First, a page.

With the number of elderly drivers increasing, more families are wrestling with the question of when it is necessary to take the car keys away from their aging parents. The thing is, one answer doesn’t fit across the board. Some people can drive well into their 90s while others may need to have their keys taken away when they are in their 70s. There are, however, warning signs that give loved ones an indication that it is time to have a conversation—regardless of how old someone is. And the best way to gauge whether it’s time for “the conversation” is to get into the car with your parent and pay close attention to whether they are:
- Getting into frequent fender benders or accidents
- Becoming easily distracted while driving
- Having difficulty seeing at night
- Hitting curbs
- Reacting slower to situations
- Having difficulty merging onto lanes
- Using poor judgment when making left turns
- Failing to follow traffic signs and signals
While safety of your loved one and others is the highest priority, keep in mind that taking away the keys can be a very emotional experience. Seniors know that giving up the right to drive means a loss of independence. On top of that, seniors do not want to burden their already busy family members with “taxi” duty. It’s particularly difficult when one’s family lives too far away and they do not have friends who drive.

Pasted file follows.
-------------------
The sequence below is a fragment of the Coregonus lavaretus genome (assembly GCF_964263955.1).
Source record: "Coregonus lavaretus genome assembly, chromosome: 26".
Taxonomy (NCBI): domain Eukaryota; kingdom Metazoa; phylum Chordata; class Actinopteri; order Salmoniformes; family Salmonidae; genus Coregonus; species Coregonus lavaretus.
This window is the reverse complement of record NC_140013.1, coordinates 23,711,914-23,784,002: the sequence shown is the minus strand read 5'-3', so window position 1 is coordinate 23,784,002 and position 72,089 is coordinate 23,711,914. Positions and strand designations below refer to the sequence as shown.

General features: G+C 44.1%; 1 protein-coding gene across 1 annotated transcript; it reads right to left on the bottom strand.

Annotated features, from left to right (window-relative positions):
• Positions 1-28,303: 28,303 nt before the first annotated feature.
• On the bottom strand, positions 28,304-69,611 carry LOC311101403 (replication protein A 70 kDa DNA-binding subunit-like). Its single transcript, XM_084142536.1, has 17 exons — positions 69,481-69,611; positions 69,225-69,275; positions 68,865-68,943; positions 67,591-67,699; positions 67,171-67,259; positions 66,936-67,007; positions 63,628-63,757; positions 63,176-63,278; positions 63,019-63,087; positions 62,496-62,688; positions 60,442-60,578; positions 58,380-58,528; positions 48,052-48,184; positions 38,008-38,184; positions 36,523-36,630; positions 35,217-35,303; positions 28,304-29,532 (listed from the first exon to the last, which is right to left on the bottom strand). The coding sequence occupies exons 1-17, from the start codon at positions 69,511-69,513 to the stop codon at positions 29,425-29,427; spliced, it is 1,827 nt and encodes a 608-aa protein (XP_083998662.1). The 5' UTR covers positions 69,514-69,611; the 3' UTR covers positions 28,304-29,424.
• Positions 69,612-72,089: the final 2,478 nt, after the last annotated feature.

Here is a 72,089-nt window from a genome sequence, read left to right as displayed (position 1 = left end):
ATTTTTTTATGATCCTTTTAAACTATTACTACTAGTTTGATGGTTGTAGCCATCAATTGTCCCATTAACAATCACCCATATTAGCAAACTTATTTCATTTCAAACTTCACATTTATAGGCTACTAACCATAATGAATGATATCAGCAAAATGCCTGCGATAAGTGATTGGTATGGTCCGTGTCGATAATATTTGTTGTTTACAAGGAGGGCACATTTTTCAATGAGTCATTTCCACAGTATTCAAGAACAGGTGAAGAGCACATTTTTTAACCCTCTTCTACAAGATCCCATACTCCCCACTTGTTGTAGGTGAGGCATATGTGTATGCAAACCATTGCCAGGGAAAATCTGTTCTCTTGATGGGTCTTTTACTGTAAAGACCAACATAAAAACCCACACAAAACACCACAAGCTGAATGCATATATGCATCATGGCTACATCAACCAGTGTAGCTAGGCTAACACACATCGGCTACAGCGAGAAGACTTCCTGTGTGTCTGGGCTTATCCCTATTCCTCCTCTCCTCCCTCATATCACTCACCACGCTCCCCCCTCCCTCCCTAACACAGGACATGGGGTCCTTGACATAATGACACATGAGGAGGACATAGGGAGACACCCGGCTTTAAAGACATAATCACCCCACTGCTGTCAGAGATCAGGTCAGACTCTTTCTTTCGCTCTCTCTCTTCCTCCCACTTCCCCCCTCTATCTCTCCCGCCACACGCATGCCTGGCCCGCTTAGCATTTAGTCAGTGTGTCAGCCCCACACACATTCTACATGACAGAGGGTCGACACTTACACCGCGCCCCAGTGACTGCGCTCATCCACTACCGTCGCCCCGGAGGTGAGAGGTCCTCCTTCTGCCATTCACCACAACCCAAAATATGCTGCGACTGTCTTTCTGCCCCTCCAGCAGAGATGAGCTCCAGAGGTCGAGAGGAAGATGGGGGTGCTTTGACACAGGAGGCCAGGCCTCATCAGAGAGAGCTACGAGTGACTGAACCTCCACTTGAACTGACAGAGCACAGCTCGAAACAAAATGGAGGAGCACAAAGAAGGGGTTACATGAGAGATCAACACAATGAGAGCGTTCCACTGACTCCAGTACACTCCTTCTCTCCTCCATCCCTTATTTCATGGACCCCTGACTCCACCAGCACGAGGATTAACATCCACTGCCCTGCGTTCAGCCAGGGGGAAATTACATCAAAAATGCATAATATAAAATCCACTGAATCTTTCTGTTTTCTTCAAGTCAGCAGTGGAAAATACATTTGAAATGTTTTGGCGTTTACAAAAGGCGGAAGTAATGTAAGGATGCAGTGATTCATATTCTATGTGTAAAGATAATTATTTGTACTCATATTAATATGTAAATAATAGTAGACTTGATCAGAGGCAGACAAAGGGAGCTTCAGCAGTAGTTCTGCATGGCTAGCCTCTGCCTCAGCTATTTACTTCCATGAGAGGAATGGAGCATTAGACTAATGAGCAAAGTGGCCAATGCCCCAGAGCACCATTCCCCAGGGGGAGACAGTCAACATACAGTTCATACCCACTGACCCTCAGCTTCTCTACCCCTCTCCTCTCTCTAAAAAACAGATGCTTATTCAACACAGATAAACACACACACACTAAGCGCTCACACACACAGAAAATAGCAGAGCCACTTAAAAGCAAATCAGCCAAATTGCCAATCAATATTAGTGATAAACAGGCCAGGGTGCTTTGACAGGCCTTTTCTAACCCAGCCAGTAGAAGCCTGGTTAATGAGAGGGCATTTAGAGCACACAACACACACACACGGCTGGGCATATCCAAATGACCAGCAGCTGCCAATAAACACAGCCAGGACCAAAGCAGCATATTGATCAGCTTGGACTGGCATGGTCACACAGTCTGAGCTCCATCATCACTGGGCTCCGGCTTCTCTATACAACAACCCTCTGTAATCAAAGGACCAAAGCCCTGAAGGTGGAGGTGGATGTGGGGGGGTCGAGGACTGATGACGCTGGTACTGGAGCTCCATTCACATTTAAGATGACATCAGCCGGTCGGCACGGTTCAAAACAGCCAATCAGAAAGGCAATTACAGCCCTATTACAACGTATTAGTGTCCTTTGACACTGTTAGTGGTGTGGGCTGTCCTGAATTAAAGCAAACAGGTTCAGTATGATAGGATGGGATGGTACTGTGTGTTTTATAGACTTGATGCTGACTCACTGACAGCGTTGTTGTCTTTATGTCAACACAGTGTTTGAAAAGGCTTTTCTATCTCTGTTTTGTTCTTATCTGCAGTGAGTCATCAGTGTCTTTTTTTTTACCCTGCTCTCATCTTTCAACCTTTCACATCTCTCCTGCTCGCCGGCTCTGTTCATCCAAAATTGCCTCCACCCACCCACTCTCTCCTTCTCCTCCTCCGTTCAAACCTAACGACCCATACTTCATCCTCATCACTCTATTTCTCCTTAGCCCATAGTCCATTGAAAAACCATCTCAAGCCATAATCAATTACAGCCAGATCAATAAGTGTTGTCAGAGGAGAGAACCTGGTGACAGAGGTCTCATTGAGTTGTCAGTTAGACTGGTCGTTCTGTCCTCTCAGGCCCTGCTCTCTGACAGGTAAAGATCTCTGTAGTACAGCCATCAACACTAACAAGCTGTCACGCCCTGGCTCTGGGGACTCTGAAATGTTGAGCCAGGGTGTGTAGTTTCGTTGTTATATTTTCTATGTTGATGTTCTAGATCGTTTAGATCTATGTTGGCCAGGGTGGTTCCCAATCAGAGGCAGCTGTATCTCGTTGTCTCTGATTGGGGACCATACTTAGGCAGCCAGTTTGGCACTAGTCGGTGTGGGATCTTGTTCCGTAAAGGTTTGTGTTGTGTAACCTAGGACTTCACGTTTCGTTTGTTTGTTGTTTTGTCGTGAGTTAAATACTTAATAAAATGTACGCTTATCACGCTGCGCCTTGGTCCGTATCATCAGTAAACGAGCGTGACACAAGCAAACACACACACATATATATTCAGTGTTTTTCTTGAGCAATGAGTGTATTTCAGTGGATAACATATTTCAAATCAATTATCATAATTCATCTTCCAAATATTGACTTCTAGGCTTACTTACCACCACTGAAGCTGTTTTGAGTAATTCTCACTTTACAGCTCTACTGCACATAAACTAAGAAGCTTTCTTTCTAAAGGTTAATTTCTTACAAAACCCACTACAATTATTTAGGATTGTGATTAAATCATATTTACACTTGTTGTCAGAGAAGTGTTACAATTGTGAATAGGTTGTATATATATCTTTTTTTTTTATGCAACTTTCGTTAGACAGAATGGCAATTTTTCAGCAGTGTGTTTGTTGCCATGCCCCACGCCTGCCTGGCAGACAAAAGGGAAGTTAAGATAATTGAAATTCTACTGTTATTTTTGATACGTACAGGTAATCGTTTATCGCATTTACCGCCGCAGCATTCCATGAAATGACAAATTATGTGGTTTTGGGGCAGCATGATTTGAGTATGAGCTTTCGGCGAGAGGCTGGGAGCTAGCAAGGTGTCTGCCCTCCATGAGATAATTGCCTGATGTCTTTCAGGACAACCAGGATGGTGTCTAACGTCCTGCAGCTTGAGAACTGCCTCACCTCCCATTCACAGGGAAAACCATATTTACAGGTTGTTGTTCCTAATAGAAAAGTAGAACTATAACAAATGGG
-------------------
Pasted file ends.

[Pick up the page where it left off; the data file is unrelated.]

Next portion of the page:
According to the National Safety Council, the number of senior drivers will increase by over 70% over the next 20 years. Crash rates of seniors are higher than any other age group. There are resources available to help mature drivers make the decision about when it is time to hand over the keys. While it is important to remain open to have a conversation with their parents, according to a 2008 survey, most adult children would rather talk to their parents about making funeral plans than to discuss taking away the keys.
If, after some careful observation, you feel the time has come to discuss taking away the car keys, there are several things to keep in mind:
- Enlist the support of a doctor or driving rehabilitation specialist
- Always remember to be respectful and mindful of the person’s feelings
- Develop a transition trial period
o Try limiting the driving time; eliminate rush hour traffic or night driving
o Set limits for distance or time on the road
o Find someone to ride along for support; share rides to do errands
Being prepared to address the situation is the next step. Having an open dialog, free of emotion, armed with facts and solutions will make a big difference in how your loved one accepts handing over the keys.